Social Media is Changing the Recruiting Game


If you had asked me four to five years ago how I felt about social media, I probably would not have had a clue what you were talking about.

If you had asked me the same question just two years ago, I would probably tell you I didn’t like it due to having two daughters who are obsessed with it.  That is how I perceived social media: an avenue for our youth to communicate without ever talking to someone on the phone or in person.  It seemed the idea of learning respectable social skills was disappearing with the advancement of technology, including texting.  I once witnessed two girls sitting ten feet apart and texting each other instead of conversing.  I felt nauseous.

However, if you asked me that same question as of 2012, I’d tell you that social media is extremely useful and an extraordinary means of reaching people looking for assistance and searching for employment.  That is what I have learned in just one year.  I’m pretty old school (that means only 15 years ago) in regard to recruiting.  I came from the days where you hit user group meetings every week to meet new people and drop a business card.  I came from the days of cold calling into companies to find who may be looking and who is passively seeking a new opportunity.  Not to say those days are over, but social media has certainly changed the art form that is recruiting. EDI Specialists has grown in leaps and bounds in this area, which makes the company a much more modern, exciting, and powerful machine in sourcing candidates.

Through Twitter, Facebook, and Linkedin, to name a few, the amount of passive candidates we now reach has grown exponentially, as our database continues to grow full of qualified resources.  Social media also makes it much easier for these candidates to find us.  Picking up the phone to reach a recruiter to inquire about new opportunities is not only daunting but nerve-racking too.  Having that initial phone call with a recruiter, possibly in the same cubicle you currently work, is grounds for an anxiety attack.  However, simply reaching out via some form of social media is just a few clicks, or by filling out a quick inquiry online, that stress is relieved.  I find social media benefits both the passive candidate and recruiter, and creates this initial line of communication much more easily, while increasing the chance of getting new employment. However, even with this new means of reaching out to folks, recruiters DO still need to have superior communication skills after the initial contact is made.  But, social media makes finding those candidates much more effective and because of this, it offers a huge amount of untapped talent for our clients that we didn’t have access to ten years ago.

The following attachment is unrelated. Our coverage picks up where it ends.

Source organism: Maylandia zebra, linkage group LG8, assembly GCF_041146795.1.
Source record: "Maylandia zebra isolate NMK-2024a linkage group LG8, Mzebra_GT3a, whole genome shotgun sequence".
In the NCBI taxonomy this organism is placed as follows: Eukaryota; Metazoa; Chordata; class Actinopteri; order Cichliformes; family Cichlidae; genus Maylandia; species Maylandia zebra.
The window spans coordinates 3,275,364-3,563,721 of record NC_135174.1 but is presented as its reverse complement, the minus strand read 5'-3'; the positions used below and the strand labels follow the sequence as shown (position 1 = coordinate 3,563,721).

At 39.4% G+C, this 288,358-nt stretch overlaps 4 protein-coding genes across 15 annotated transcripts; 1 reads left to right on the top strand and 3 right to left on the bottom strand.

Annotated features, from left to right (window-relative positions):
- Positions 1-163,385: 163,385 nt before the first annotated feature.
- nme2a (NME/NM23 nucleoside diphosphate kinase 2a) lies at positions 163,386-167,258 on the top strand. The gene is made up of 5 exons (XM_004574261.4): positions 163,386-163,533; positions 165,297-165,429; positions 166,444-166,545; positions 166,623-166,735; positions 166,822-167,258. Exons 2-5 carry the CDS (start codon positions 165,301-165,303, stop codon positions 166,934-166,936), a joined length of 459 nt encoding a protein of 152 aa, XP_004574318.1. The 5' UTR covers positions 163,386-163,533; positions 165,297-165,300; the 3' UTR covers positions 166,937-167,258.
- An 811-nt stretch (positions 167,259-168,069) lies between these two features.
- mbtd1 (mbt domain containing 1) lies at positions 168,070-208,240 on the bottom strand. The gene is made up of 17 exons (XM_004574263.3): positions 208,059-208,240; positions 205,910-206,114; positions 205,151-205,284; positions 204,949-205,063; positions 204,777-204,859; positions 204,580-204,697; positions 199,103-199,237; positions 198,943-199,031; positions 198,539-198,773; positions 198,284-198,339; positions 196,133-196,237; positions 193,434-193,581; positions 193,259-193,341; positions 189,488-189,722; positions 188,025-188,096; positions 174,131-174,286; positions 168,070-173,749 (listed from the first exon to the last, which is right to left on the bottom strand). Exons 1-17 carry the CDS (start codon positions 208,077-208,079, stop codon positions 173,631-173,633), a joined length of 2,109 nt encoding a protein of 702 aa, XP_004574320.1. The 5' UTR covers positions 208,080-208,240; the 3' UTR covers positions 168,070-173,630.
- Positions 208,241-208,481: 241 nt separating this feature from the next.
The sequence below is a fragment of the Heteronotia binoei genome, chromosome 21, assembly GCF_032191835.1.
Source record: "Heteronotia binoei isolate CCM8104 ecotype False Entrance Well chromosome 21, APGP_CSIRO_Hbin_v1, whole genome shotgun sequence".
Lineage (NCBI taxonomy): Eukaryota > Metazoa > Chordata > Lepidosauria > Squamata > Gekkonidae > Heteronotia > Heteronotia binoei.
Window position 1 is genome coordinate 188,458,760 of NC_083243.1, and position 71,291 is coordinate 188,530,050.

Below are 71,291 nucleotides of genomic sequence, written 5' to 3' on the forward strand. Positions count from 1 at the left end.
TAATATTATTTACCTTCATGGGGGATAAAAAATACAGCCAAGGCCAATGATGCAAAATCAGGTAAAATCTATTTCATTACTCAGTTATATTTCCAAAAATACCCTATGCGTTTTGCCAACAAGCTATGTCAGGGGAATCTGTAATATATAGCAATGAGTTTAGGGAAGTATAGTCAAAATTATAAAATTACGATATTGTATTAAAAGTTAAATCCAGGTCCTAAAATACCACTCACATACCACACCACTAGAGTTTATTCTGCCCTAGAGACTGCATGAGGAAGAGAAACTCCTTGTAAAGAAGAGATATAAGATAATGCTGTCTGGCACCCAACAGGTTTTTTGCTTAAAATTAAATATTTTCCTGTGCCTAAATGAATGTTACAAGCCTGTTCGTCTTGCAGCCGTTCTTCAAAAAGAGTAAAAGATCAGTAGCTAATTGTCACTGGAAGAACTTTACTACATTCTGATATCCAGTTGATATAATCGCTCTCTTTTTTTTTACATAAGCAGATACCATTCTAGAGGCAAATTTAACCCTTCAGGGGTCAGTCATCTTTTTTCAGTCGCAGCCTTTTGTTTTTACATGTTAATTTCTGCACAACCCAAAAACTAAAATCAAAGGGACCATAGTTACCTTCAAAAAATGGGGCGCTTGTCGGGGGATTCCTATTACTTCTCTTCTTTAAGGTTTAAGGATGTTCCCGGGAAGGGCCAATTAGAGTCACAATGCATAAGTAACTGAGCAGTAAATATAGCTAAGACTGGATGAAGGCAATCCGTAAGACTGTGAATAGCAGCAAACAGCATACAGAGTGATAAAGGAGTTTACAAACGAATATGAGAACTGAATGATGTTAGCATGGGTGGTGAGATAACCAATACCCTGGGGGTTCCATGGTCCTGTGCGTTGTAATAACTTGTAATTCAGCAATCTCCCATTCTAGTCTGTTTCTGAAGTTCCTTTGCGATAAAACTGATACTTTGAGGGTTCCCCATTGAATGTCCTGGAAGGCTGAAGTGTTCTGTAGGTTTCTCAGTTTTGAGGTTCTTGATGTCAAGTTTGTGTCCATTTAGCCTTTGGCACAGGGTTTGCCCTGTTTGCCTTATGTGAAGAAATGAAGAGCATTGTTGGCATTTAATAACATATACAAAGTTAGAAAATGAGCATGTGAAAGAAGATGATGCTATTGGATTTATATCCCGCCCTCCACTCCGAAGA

So yes, I’m still old school.  I still wonder where the Rolodex went on my desk.  I still believe there is an art form to recruiting.  I am still nervous about the social skills of our children that grew up in this current generation.  But for recruiting?  Social media might be the best thing that has happened to this field.  However, if you want to hear more about my opinions on the pros and cons, don’t call me—send me a text or a message on Facebook.

Do you think social media has impacted the recruiting game? Let us know in the comment section below.

About Dean Anderson

Dean graduated from the University of Massachusetts with a Bachelors Degree in Business/Marketing and a minor in Psychology. Starting his career as a Business Analyst/Metro Reporter for Dun & Bradstreet, Dean changed careers in 1997 and entered the staffing industry via Aerotek/Maxim Group, serving as a technical recruiter with an IT emphasis. He joined EDI Staffing in 1998 as a technical recruiter, and later worked as a Regional Sales Manager, National Account Manager, and his current position of Vice President of Sales.

He has worked in offices for EDI Staffing in Massachusetts, North Carolina, and now in Austin, Texas. For 17 years, Dean helped clients across the nation, staffing IT departments for his clients, covering all IT positions across the spectrum.  Dean’s role as VP of Sales is to build relationships and develop new business with prospective clients across the US while managing our Director’s of Business Development.

Dean takes much pride in building these lifelong relationships with clients and enjoys getting to know each manager he works with both professionally and personally. Outside of work, Dean’s interest are golf, softball, movies, cooking, volunteering for Meals on Wheels, and spending as much time as he can with his family.

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